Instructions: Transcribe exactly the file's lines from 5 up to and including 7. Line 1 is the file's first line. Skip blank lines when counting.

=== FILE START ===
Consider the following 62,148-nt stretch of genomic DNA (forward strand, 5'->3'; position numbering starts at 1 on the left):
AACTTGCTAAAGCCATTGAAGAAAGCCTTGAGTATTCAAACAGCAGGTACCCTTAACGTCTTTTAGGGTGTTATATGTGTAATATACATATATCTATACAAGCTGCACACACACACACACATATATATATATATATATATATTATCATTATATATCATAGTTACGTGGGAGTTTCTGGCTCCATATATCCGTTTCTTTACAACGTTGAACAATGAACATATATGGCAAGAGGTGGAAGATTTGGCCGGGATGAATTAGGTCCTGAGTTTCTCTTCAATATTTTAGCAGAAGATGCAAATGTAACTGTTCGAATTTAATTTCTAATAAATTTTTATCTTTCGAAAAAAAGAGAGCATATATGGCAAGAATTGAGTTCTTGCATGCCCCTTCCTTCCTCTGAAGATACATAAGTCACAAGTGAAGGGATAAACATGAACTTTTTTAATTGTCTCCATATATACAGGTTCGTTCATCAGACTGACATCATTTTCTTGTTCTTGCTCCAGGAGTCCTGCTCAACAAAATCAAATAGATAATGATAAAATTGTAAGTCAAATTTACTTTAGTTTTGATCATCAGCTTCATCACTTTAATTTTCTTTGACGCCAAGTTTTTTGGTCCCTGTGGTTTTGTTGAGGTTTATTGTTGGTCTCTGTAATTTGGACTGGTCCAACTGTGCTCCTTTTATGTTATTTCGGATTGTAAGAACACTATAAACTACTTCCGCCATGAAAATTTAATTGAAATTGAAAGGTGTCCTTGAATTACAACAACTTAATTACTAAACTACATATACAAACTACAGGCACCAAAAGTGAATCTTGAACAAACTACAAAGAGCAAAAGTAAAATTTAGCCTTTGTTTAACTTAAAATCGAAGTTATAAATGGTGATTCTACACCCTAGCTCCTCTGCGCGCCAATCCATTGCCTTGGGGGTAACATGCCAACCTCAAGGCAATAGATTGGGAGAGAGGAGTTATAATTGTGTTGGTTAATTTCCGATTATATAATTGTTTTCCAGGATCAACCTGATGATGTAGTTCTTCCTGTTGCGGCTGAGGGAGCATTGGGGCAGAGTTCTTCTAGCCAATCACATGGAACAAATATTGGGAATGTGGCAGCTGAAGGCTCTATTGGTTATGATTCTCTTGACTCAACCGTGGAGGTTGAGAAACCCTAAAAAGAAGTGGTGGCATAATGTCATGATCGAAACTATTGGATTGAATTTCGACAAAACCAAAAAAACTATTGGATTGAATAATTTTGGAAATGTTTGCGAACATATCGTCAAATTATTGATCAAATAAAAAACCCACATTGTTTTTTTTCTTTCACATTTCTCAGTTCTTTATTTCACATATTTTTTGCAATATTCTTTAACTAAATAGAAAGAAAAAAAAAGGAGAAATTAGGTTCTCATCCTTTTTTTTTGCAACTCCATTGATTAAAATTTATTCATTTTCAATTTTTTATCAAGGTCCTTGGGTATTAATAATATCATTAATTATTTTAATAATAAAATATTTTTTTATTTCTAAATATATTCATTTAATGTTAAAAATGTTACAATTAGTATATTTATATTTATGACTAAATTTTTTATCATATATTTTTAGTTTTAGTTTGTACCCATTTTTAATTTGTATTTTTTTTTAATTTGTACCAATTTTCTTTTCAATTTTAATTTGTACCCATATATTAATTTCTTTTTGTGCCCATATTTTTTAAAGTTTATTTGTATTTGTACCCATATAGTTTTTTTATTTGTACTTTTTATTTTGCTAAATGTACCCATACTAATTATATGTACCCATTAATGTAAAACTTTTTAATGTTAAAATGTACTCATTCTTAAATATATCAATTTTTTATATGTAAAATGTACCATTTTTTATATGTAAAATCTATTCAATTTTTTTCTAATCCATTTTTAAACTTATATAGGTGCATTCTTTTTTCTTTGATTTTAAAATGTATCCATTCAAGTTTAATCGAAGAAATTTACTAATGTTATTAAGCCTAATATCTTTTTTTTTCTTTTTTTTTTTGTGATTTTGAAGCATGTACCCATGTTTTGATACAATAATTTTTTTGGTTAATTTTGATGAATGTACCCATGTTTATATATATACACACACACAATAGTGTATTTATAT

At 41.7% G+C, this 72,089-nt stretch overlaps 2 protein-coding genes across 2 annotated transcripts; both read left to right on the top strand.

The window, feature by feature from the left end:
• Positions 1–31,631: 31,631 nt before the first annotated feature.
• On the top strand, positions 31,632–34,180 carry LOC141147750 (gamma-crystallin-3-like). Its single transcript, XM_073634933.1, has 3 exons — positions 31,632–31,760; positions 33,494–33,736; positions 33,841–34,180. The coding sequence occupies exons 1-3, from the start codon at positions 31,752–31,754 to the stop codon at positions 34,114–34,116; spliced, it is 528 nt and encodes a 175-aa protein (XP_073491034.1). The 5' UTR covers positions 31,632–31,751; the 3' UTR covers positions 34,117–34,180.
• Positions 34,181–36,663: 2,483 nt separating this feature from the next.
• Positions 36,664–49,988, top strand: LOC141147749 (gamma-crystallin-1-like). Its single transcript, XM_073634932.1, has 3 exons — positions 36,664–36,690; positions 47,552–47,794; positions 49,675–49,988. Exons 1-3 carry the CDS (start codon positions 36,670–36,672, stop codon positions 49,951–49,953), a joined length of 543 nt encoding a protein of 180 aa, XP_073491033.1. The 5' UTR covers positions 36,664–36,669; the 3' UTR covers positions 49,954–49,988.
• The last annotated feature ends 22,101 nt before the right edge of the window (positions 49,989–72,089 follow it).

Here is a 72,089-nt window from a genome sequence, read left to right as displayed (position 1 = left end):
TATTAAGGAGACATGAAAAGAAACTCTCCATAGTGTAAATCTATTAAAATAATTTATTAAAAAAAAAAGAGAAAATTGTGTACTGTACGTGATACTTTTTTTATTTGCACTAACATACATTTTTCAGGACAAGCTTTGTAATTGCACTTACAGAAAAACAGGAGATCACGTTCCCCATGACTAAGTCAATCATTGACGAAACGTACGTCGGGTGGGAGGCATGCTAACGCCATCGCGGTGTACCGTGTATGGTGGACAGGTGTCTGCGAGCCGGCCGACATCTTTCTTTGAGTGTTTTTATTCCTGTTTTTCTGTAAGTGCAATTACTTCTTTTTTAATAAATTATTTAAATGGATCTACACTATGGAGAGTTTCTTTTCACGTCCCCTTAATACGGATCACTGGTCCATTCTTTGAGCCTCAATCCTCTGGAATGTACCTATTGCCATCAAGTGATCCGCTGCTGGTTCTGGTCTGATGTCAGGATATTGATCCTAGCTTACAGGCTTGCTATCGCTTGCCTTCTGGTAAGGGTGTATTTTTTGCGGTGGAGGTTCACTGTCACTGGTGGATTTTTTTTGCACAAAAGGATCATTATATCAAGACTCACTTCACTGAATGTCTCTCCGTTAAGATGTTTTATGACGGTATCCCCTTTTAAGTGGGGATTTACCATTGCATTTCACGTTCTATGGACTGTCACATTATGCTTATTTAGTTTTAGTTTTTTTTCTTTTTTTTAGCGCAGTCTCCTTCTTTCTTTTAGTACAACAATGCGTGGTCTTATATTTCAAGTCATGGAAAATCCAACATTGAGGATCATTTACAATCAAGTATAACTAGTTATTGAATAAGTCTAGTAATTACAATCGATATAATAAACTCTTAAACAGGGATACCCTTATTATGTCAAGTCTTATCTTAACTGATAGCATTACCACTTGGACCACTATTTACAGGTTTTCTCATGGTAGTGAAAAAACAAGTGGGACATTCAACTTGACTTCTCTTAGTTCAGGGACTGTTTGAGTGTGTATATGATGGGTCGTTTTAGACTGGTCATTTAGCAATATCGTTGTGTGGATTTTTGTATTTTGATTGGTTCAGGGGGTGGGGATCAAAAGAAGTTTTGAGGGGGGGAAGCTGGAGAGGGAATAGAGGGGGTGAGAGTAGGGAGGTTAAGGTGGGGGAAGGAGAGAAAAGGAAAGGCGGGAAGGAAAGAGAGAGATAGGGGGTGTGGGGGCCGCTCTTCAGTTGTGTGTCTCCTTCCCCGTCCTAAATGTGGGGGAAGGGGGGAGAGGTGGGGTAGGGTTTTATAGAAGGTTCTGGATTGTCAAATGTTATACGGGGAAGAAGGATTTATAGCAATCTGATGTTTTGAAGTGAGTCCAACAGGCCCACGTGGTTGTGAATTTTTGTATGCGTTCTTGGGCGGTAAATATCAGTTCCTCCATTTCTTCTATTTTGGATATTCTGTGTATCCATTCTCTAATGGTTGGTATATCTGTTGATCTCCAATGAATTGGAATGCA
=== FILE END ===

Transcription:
• Positions 1–31,631: 31,631 nt before the first annotated feature.
• On the top strand, positions 31,632–34,180 carry LOC141147750 (gamma-crystallin-3-like). Its single transcript, XM_073634933.1, has 3 exons — positions 31,632–31,760; positions 33,494–33,736; positions 33,841–34,180. The coding sequence occupies exons 1-3, from the start codon at positions 31,752–31,754 to the stop codon at positions 34,114–34,116; spliced, it is 528 nt and encodes a 175-aa protein (XP_073491034.1). The 5' UTR covers positions 31,632–31,751; the 3' UTR covers positions 34,117–34,180.
• Positions 34,181–36,663: 2,483 nt separating this feature from the next.